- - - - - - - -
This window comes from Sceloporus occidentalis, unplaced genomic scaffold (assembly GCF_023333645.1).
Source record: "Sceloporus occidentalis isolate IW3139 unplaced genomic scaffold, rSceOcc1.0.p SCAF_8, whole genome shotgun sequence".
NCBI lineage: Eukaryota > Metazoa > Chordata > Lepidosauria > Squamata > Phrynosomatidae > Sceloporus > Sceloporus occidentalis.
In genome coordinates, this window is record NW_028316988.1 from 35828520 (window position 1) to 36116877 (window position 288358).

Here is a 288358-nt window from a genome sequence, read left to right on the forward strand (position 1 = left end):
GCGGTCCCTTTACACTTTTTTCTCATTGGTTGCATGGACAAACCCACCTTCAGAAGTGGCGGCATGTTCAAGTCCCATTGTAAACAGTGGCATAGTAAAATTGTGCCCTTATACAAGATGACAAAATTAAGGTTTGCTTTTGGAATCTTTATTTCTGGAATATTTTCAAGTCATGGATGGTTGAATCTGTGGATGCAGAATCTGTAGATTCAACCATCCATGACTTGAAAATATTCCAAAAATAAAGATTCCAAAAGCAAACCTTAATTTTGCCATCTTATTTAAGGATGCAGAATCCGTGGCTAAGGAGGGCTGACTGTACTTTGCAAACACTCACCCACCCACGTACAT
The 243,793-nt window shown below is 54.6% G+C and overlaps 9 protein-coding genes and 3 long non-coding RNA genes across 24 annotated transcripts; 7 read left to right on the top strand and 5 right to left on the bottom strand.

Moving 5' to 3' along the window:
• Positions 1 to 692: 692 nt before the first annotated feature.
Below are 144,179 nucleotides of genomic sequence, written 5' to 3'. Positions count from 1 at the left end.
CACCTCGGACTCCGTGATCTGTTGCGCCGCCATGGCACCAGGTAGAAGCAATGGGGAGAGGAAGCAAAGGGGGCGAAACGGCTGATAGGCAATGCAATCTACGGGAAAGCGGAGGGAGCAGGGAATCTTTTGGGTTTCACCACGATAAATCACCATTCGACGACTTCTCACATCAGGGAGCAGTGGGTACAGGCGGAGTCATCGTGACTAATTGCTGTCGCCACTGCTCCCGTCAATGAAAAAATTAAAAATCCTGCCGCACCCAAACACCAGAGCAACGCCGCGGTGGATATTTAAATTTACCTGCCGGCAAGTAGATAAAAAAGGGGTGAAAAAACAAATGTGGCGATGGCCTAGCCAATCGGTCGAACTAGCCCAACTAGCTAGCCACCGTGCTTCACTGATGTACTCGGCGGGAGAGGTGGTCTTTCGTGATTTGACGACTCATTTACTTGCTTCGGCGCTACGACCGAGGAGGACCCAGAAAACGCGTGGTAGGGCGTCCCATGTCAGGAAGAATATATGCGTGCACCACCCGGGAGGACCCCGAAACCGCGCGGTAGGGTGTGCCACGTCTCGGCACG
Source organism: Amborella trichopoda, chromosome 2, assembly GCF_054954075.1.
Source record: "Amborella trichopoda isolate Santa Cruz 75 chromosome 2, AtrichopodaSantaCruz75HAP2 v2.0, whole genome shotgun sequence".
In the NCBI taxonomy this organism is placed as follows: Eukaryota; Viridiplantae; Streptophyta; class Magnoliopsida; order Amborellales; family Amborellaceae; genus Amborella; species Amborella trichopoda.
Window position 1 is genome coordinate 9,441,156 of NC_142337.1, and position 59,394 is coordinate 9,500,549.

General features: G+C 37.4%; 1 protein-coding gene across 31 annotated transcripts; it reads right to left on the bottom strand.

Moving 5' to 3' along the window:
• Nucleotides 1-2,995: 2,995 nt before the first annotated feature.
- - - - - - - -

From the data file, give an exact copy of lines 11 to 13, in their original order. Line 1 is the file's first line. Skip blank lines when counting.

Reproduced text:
CACCTCGGACTCCGTGATCTGTTGCGCCGCCATGGCACCAGGTAGAAGCAATGGGGAGAGGAAGCAAAGGGGGCGAAACGGCTGATAGGCAATGCAATCTACGGGAAAGCGGAGGGAGCAGGGAATCTTTTGGGTTTCACCACGATAAATCACCATTCGACGACTTCTCACATCAGGGAGCAGTGGGTACAGGCGGAGTCATCGTGACTAATTGCTGTCGCCACTGCTCCCGTCAATGAAAAAATTAAAAATCCTGCCGCACCCAAACACCAGAGCAACGCCGCGGTGGATATTTAAATTTACCTGCCGGCAAGTAGATAAAAAAGGGGTGAAAAAACAAATGTGGCGATGGCCTAGCCAATCGGTCGAACTAGCCCAACTAGCTAGCCACCGTGCTTCACTGATGTACTCGGCGGGAGAGGTGGTCTTTCGTGATTTGACGACTCATTTACTTGCTTCGGCGCTACGACCGAGGAGGACCCAGAAAACGCGTGGTAGGGCGTCCCATGTCAGGAAGAATATATGCGTGCACCACCCGGGAGGACCCCGAAACCGCGCGGTAGGGTGTGCCACGTCTCGGCACG
Source organism: Amborella trichopoda, chromosome 2, assembly GCF_054954075.1.
Source record: "Amborella trichopoda isolate Santa Cruz 75 chromosome 2, AtrichopodaSantaCruz75HAP2 v2.0, whole genome shotgun sequence".